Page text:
Two hours before dawn on the fourth of June 1629, the Batavia ran aground on a coral reef about 31 miles off the west coast of Australia.
The flagship of the Dutch East India Company was on its maiden voyage from the Netherlands to present-day Jakarta, Indonesia. Along with more than 300 sailors, mercenaries, and passengers, every inch of the Batavia was crammed with silver coins, jewels, and treasures. One of them was the priceless Gemma Constantiniana—an Imperial Roman cameo nearly a foot wide depicting the emperor Constantine in carved sardonyx.
Most on board survived the wreck by washing ashore on a scattering of islands. But before rescue appeared, many would be dead from starvation, dehydration, or brutal murder. The wreck of the Batavia and the massacre that followed would become just another chapter in the bloody history of the Gemma Constantiniana—a fabled prize that has survived the collapse of empires, crusades, and shipwrecks.
Symbol of Victory
The cameo now called the Gemma Constantiniana was probably created in 315 CE as a gift from the Roman Senate to Emperor Constantine. Three years earlier, Constantine had triumphed over his rivals to win the Imperial throne. The cameo was big, heavy, and beautifully carved with images celebrating Constantine’s rule over an empire that stretched from the frigid north of England to the sands of Egypt.
Constantine enacted reforms to strengthen Rome, including the introduction of standard currency and his own conversion to Christianity. He moved the capital of the empire to the Greek city of Byzantium in 330 CE and renamed it Constantinople. Though the cameo’s history is murky during this period, it likely followed Constantine to the new capital. While the Western Roman Empire fell and Rome itself was sacked by the Visigoths in 410 CE, a Christian empire based in Constantinople continued to thrive as the living Roman Empire. The Gemma Constantiniana was probably held as one of the treasures of the Byzantine court.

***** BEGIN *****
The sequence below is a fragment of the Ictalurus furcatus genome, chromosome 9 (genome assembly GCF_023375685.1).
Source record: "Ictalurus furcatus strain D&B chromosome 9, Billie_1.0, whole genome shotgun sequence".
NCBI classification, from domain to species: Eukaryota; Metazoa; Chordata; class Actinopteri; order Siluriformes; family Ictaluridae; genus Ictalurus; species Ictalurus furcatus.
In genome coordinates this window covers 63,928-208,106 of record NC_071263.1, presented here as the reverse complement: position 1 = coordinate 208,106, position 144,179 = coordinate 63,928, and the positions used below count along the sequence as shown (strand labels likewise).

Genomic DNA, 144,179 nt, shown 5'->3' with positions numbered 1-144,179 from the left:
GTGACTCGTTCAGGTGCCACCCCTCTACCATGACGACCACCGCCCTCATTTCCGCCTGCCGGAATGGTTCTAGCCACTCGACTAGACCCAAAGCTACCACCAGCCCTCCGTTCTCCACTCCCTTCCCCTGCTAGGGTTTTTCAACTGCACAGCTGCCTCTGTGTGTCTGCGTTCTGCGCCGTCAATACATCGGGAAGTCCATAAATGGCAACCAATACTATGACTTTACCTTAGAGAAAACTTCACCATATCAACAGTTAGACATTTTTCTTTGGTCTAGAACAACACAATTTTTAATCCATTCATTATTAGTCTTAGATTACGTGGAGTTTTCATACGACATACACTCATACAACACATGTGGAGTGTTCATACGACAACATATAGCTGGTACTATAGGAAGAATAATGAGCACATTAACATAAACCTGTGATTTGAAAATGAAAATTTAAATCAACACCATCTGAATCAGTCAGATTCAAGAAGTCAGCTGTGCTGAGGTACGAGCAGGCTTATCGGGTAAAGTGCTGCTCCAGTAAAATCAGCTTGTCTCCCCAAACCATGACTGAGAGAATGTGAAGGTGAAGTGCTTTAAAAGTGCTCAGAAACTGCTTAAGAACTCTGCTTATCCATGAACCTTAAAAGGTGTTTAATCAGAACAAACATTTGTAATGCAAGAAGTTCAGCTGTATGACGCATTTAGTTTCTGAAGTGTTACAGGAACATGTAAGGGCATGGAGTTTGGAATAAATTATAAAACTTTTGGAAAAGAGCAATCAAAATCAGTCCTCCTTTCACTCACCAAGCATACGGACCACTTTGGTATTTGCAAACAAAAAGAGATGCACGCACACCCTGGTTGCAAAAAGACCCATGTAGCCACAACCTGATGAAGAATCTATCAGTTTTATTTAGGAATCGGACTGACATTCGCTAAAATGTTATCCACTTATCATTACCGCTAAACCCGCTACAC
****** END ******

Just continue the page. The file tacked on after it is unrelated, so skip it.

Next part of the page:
For 900 years, Constantinople resisted attacks from rival empires. By the early 13th century, however, the Byzantine rulers’ territories had shrunk considerably. The Fourth Crusade, a Christian army sent by the pope to recapture Jerusalem from Muslim control, took a detour to Constantinople hoping to raise funds for their conquest. In 1204, the crusaders found themselves outside the city’s gates; after they breached the walls, they looted countless priceless objects, which were then dispersed across the continent. One of those items was the Gemma Constantiniana, which seems to have ended up in France. It then reappeared under the ownership of one of Europe’s greatest artists.